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UBC Theses and Dissertations

A shattered mirror : the literature of the Cultural Revolution King, Richard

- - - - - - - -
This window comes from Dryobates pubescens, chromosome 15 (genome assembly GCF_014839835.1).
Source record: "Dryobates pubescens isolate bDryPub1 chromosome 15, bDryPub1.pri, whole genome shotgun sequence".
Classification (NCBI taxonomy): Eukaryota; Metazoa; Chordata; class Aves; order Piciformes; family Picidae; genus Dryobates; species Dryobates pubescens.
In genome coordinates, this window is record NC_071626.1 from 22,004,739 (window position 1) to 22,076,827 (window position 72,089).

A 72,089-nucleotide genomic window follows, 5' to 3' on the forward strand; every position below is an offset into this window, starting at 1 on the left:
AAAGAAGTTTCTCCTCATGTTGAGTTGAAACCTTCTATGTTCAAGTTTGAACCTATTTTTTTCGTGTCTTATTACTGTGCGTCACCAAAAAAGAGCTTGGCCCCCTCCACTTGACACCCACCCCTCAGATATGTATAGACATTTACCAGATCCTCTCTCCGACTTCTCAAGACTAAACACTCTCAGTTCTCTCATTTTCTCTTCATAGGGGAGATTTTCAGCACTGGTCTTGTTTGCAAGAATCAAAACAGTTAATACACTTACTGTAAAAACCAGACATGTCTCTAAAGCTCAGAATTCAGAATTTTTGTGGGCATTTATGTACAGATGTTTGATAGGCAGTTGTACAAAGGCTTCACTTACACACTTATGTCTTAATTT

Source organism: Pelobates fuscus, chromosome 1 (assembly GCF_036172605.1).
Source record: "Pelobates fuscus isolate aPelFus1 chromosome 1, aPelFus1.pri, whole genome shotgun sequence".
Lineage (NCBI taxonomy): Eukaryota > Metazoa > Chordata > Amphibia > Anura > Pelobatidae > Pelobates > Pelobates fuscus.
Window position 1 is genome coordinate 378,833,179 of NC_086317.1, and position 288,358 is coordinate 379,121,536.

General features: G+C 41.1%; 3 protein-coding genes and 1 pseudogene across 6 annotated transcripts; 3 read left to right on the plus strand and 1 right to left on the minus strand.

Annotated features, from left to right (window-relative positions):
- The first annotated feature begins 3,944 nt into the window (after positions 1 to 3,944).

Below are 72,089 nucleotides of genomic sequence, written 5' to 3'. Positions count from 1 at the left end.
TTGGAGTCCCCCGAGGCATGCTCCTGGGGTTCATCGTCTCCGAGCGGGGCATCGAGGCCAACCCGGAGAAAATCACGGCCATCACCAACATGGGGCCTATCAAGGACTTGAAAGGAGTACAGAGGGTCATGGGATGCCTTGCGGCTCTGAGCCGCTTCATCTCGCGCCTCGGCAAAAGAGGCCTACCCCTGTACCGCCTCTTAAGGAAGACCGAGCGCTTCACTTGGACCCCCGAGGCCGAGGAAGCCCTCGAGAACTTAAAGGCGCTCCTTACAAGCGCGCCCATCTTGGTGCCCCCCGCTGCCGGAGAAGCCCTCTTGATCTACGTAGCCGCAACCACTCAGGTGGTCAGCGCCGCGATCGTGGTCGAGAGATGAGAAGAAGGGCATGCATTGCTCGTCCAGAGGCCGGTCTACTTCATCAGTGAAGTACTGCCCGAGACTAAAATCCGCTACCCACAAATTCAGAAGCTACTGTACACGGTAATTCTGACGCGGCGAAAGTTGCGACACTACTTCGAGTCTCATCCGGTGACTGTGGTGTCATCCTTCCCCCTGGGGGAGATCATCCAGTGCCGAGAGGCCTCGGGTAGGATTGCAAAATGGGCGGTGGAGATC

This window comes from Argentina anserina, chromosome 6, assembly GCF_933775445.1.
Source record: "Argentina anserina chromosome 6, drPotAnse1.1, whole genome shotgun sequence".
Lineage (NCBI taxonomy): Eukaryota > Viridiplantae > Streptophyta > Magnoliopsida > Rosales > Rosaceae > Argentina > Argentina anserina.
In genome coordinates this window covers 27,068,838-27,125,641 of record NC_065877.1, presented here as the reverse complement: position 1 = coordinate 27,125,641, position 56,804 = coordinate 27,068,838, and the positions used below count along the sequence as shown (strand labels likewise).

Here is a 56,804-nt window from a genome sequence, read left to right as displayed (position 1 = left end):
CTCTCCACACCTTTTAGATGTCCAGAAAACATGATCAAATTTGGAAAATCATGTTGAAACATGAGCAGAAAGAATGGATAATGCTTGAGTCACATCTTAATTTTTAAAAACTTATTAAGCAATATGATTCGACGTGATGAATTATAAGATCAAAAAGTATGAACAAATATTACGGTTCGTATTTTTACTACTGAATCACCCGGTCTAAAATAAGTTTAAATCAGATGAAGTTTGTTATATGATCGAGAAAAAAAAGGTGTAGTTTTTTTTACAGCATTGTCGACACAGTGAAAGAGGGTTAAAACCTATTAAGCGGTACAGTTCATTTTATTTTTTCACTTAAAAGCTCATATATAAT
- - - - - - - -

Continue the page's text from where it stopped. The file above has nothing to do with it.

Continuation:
The literature of the Cultural Revolution (1966-76) is examined by considering the divergent responsibilites of the author in contemporary China to "society" and "self." Responsibility to "society" is a matter of presenting in a favourable light the progress of the Chinese nation in the socialist society of the People's Republic; concentration on the "self" involves both concern for the individual and accurate representation of life as it is observed by the author. Writing for "society" and "self" need not be in conflict, if the realities recorded by authors reflect a sanguine image, and thereby inspire confidence in the course charted by the nation's leaders. In practice, however, the balance has proved hard to maintain. The tendency has been for Communist Party leaders to mistrust as potentially subversive the literature of the "self" and demand predominantly "social" works that will boost the Party's prestige (and their own) among the readership. The literature of the Cultural Revolution represents the culmination of a directed tendency towards towards the "social" already evident in the Communist liberated areas in the 1940's and restated with increasing vigour after 1949. Insistence on the author's responsibility to "society" led at times to the virtual abnegation of the "self," and gave rise to writings in which the "social" orientation is so strong that it often precludes the "self;" they feature fictional conflicts in which normative Party representatives overcome the enemies of socialism and win the love of the populace. The literature of the Cultural Revolution has been largely dismissed in China and the West since 1976. This neglect is unfortunate, both because of the intrinsic interest of the study and because the literature is an illustration of the extremes to which insistence on "social" responsibility can lead. This thesis is an investigation of certain important features of Cultural Revolution literature. In the two opening chapters, the literary policy is examined that led to this emphasis on "social" responsibility. Thereafter (in chapter 3) the Beijing Operas created as literary exemplars in the first half of the Cultural Revolution will be analysed to extrapolate the model that was to serve for all other art. In each of chapters A - 6, a Cultural Revolution novel is examined. One of these is a collaborative effort produced under close Party scrutiny; the other two are by the most celebrated writer of the day, the peasant author Hao Ran. Only in one novel, Hao Ran's The Golden Road, do the concerns of the "self" balance the predominately "social" burden of Cultural Revolution literature, resulting in the best writing of the period; in a later work, the same author is seen to decline into producing factional propaganda. The final chapter reviews two novels with a similar background, the rustication of urban youth, to compare the idealistic images of Cultural Revolution literature with the sombre picture reflected in the "self-oriented writing of the late 1970’s.

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